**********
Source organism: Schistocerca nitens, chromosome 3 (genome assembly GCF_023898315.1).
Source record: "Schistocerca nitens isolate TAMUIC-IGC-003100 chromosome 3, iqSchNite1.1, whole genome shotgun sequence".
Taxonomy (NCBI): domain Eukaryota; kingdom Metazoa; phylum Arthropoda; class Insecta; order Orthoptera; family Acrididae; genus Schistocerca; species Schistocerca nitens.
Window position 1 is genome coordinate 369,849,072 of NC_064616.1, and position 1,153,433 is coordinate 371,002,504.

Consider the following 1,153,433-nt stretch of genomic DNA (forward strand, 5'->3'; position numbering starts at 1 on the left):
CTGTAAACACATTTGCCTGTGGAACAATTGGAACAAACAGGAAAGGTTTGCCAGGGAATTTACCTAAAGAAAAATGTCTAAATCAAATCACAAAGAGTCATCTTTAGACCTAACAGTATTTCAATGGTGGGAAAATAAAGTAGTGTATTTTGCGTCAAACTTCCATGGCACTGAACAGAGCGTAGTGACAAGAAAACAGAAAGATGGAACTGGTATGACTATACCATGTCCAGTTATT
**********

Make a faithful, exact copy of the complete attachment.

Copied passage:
Source organism: Schistocerca nitens, chromosome 3 (genome assembly GCF_023898315.1).
Source record: "Schistocerca nitens isolate TAMUIC-IGC-003100 chromosome 3, iqSchNite1.1, whole genome shotgun sequence".
Taxonomy (NCBI): domain Eukaryota; kingdom Metazoa; phylum Arthropoda; class Insecta; order Orthoptera; family Acrididae; genus Schistocerca; species Schistocerca nitens.
Window position 1 is genome coordinate 369,849,072 of NC_064616.1, and position 1,153,433 is coordinate 371,002,504.

Consider the following 1,153,433-nt stretch of genomic DNA (forward strand, 5'->3'; position numbering starts at 1 on the left):
CTGTAAACACATTTGCCTGTGGAACAATTGGAACAAACAGGAAAGGTTTGCCAGGGAATTTACCTAAAGAAAAATGTCTAAATCAAATCACAAAGAGTCATCTTTAGACCTAACAGTATTTCAATGGTGGGAAAATAAAGTAGTGTATTTTGCGTCAAACTTCCATGGCACTGAACAGAGCGTAGTGACAAGAAAACAGAAAGATGGAACTGGTATGACTATACCATGTCCAGTTATT